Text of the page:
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Rabbi Views “With Alarm” Extremist Trends In Jewish Religious Life

Allan C. Brownfeld, Editor
Special Interest Report
January-February 2002

Recent trends in the interpretation of Halakha, Jewish religious law, have been moving in an “extremist” direction, writes Rabbi Irvin Brandwein in Judaism (Fall 2001), published by the American Jewish Congress.  

Rabbi Brandwein, who was ordained at the Jewish Theological Seminary of America, and has served congregations in New York, California and Montreal, states that, ‘Like many, I view with alarm various trends in Jewish religious life. Oddly, many recent changes in Jewish Law emanate from the extreme right. If we who occupy the religious center do not become as passionate, committed and articulate in our study and teaching as the giants of the Hasidic and Yeshiva worlds, then we will have completely surrendered both the power and privilege to speak for Jewish authenticity. Total religious control will have been relinquished to a small but stalwart circle of ‘authorities’ who have grown steadily in power.”  

Too often, Brandwein argues, mainstream American Judaism has conceded “vast and crucial areas of Jewish life to the extreme right wing. These include dietary laws, divorce, mikve, eruvin, mezuza, conversions and circumcisions. By abdicating our duty to salvage, transmit and apply neglected but genuine traditions of Halakha, we allow only one model to represent Jewish authenticity and legitimacy for our children and the world. This is no longer tolerable. It is high time that we unite to lay the foundation for a new perspective.”  

In Brandwein’s view, Jewish law over the centuries has been amenable to change and to a variety of interpretations: “Too many in the Jewish world accept the misleading notion that there is really only one way to be authentically Jewish. Their vision is one of monolithic uniformity. However, if allowed to speak for itself, the Halakha (Jewish law) exhibits profound generosity, flexibility, grandeur, elegance, symmetry and an explicitly pronounced liberalism which remains loyal to our way of life. In fact, one, can make a compelling case that the very term Halakha itself implies metamorphosis and change, the word means proceeding, advancing, traveling, moving on a prescribed path.”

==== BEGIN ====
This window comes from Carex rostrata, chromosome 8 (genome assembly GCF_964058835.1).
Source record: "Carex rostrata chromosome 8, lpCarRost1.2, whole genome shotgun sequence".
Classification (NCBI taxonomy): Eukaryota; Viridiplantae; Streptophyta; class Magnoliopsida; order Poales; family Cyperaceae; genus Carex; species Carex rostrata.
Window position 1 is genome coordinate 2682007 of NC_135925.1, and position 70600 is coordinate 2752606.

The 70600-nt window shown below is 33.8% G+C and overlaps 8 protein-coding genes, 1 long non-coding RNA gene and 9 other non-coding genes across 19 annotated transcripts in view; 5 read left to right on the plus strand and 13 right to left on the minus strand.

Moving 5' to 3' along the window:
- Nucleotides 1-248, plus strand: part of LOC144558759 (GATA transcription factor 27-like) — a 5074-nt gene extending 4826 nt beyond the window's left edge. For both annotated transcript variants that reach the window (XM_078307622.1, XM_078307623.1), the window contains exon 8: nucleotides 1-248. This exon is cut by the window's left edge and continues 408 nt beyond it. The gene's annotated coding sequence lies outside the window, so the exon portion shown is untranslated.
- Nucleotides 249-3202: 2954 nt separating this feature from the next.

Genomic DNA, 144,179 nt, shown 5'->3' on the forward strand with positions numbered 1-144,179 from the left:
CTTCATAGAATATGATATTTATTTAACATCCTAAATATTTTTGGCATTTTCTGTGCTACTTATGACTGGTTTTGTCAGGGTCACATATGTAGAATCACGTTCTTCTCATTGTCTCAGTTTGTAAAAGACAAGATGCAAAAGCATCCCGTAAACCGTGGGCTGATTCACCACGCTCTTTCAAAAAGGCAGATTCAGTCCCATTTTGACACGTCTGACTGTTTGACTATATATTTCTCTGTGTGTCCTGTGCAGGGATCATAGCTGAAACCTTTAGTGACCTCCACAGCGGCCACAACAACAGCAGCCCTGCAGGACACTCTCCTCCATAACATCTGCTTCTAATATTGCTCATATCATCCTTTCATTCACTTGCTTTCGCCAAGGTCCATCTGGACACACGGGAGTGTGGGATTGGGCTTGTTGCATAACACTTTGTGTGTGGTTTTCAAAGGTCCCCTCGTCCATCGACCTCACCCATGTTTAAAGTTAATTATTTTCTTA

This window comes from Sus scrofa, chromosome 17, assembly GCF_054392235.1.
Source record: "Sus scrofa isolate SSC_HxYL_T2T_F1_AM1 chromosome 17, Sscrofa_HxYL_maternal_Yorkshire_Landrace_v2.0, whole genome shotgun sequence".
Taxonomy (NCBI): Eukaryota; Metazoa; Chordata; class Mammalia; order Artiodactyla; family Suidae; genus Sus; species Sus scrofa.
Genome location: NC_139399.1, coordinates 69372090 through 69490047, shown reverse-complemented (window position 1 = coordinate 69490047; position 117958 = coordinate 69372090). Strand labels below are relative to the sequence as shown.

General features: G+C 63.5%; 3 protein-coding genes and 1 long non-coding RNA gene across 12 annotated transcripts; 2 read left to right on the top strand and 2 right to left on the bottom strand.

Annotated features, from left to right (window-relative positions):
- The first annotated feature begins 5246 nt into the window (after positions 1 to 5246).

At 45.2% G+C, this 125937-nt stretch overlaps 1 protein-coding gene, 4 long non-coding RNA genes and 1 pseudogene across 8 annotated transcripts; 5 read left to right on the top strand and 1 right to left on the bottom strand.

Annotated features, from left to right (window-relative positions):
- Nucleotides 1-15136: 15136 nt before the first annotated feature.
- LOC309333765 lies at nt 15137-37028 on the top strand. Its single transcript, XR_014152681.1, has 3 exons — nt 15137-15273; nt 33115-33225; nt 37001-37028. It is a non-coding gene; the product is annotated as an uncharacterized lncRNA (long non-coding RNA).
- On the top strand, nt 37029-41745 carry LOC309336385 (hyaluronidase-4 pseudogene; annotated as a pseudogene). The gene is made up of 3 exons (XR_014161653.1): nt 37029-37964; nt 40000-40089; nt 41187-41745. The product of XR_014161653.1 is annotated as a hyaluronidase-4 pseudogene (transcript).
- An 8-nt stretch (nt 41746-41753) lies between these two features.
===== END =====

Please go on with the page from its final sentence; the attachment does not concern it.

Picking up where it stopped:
Many examples of variety are presented. One hundred years ago, the orthodox Rabbinate of Bombay, India, approved and endorsed train travel on Sabbaths and Holy Days for their Jewish community. Jews living in Jerusalem during the first half of the 20th century were given approval to attend sporting events and restaurants on the Sabbath. In 13th century Provence, the playing of stringed instruments was permitted on the Sabbath.  

More recently, trends have moved in a more restrictive direction. The Jewish Community Council of Montreal recently declared that a dozen fruits and vegetables are no longer permissible without careful inspection, using a special fluorescent-light examination box and elaborate cleansing procedures. Some foods can now no longer be eaten at all, including artichokes, asparagus, blackberries, broccoli and cabbage.  

Rabbi Brandwein notes that, “Since the holocaust, Jewish religious discourse has become inundated with newly coined buzzwords and terminologies encoding a specific ideology and religious agenda. . . . (these) have become tools to sanctify a specific, idealized past, carry out the crusade against modern, secular life and resurrect the religious milieu of pre-modern Eastern European Jewish life . . . If we are serious about our tradition and respect the spiritual legacy handed us, then we must stop surrendering the Halakha to others and reclaim what must be ours.”  

He concludes that, “. . . generally, Jewish law is flexible and liberal. Rabbinic literature has consistently frowned upon unnecessary strictness . . . Today we witness the spectacle of national rabbinic bodies and entire religious groups cowering in fear of accusations of heresy, threats of excommunication, and worst of all losing their kashruth endorsement. We are justifiably offended when some Christian writes off the Jewish people or devalues our relationship with God and yet some ‘torah giants’ do precisely the same thing. Entire streams, movements and communities of Jewry are declared illegitimate . . . Non ‘torah-true’ Jews are considered ‘fallen’ and even the parliament of Israel is vigorously lobbied in a desperate effort to halt the recognition of non-Orthodox movements and their leaderships. A questionable Halakha is used to displace genuine Jewish ethics. Religious extremism erupts into orgies of excommunication, rock-throwing arson, mob violence, physical assaults and the destruction of Jewish institutions. We have been forced to endure the Jewish national disgrace of learning how terrorist attacks, accidents, disasters and even the murder of Price Minister Rabin can be justified halakhically/theologically.”

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